Look out, Google Docs: Adobe's Acrobat.com offers an intuitive word processor, 5GB of storage, and integrated Web conferencing. As a bonus, users can convert five documents to PDFs for free. This online tool has some kinks--it's occasionally slow and doesn't support spreadsheets or presentations--but Acrobat.com is a good first attempt.
Clean User Interface
To people who already useAdobe Photoshop Express, Acrobat.com's user interface will look familiar. All of the screens have a black background with gray and white text in unobtrusive side and/or top navs. With the exception of these tabs, which denote high-level functionality, the site makes good use of colorful icons with rollover labels. And like Photoshop Express (and very much unlike Google), it's ad-free.
That said, we had a few issues with the interface in our Beta testing. For one, there's no Home button, nor a Back button within the app itself; to return to a previous screen you must use the Back button in your Web browser, which often means you have to log into your account again. Additionally, we weren't able to use the same e-mail address and password combination that we set up for Photoshop Express.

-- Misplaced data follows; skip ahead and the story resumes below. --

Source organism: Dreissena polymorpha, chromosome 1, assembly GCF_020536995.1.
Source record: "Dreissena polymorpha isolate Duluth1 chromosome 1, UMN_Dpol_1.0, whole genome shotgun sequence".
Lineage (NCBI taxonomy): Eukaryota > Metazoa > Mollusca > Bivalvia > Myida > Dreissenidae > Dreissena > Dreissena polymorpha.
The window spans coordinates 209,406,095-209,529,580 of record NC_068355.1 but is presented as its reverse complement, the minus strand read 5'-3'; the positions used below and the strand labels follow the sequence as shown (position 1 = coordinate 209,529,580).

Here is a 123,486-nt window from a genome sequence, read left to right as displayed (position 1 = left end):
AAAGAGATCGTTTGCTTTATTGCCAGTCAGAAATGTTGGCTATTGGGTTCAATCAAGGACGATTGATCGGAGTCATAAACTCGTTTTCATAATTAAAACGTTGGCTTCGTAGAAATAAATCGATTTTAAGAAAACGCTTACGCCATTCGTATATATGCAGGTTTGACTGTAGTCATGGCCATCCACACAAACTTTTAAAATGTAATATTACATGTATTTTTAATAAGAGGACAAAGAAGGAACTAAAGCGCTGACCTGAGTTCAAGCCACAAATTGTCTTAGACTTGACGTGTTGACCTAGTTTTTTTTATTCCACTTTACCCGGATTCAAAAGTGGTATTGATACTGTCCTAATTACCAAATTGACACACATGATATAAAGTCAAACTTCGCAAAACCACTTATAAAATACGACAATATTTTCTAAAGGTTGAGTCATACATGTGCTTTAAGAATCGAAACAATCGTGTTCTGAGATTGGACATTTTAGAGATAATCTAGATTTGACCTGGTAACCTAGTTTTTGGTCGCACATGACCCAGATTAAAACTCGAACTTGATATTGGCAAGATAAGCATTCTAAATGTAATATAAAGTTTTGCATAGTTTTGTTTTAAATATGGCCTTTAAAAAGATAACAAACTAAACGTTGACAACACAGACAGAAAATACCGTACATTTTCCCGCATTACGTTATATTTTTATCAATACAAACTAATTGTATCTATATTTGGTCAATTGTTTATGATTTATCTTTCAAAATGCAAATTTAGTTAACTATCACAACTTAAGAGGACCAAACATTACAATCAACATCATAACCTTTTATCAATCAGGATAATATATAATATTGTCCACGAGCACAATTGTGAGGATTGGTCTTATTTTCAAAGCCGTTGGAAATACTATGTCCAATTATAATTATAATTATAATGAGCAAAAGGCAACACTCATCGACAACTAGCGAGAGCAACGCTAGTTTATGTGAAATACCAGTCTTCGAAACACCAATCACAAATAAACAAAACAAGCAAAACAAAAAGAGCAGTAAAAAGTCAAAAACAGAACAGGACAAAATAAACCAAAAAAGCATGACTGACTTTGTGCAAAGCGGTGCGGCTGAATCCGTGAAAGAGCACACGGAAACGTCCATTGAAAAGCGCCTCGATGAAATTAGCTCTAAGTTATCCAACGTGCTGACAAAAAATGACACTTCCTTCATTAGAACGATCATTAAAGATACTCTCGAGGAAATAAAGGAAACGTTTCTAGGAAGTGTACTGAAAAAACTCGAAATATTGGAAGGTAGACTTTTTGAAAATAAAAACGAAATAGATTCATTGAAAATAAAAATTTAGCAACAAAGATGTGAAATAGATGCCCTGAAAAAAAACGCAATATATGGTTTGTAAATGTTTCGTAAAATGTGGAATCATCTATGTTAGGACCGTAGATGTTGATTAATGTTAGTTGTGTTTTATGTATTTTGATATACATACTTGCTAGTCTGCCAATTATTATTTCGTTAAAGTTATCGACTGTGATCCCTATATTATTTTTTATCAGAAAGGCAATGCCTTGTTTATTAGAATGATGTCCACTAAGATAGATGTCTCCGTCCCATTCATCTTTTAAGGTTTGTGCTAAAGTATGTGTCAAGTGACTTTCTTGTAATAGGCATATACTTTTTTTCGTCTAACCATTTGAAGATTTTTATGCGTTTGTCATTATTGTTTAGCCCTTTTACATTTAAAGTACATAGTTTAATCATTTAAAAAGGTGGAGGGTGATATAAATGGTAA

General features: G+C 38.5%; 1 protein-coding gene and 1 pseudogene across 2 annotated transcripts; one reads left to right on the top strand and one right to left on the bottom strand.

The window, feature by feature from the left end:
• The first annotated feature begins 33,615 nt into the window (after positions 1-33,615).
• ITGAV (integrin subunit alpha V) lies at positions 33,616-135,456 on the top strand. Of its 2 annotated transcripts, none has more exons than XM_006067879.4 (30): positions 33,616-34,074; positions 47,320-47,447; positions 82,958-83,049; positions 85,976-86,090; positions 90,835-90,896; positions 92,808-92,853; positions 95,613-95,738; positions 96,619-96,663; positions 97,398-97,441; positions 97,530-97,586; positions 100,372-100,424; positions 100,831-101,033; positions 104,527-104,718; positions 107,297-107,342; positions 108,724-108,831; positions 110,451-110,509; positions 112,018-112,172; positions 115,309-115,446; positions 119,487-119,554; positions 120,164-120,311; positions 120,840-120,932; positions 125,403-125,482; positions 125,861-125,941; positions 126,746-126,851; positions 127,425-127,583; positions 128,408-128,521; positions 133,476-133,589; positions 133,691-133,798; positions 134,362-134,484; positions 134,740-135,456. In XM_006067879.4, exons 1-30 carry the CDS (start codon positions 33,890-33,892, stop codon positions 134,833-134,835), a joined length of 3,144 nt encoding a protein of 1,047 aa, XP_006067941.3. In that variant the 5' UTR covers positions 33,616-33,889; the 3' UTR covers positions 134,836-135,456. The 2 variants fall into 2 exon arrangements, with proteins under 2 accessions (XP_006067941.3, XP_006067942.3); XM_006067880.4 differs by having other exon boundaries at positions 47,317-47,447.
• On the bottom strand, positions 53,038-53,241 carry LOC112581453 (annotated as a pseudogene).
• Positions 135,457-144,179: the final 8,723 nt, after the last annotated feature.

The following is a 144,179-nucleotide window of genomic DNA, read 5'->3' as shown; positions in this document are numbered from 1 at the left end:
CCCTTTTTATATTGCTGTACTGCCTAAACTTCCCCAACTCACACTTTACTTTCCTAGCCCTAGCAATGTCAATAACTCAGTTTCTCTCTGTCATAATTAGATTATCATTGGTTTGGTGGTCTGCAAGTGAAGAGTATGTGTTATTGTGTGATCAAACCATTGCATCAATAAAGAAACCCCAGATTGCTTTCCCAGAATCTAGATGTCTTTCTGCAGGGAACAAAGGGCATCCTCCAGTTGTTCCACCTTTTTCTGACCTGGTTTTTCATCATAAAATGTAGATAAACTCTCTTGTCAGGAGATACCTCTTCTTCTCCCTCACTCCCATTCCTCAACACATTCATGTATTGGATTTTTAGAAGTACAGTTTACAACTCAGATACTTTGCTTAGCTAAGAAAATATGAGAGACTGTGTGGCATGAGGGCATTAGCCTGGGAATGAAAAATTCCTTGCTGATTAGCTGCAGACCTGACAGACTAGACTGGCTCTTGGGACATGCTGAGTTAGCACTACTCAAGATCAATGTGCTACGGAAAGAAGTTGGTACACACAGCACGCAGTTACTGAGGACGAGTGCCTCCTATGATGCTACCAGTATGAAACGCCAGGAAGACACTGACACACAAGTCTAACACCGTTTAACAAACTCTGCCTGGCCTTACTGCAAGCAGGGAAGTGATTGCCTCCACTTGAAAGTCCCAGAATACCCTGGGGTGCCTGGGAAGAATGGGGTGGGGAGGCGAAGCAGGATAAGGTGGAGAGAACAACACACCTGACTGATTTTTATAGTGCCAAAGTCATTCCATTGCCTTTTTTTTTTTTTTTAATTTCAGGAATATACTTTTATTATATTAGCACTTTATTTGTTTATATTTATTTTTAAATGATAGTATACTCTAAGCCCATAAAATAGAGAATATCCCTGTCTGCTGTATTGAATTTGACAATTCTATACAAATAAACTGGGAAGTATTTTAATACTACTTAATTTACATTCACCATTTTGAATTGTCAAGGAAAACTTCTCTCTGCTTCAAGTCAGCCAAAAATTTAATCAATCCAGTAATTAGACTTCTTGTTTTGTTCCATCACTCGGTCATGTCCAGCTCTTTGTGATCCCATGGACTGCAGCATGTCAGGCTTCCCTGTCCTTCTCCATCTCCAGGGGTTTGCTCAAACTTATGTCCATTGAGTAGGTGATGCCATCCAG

To test Buzzword, Acrobat.com's word processor, we imported an incomplete draft of this review, which we began in Microsoft Word 2007. What we first noticed is that there are only seven fonts, and most have unfamiliar names (our review, originally written in Times New Roman, translated to Minion Pro in Buzzword, which looks like Times New Roman). Google Docs has 11 fonts, and the names are all familiar.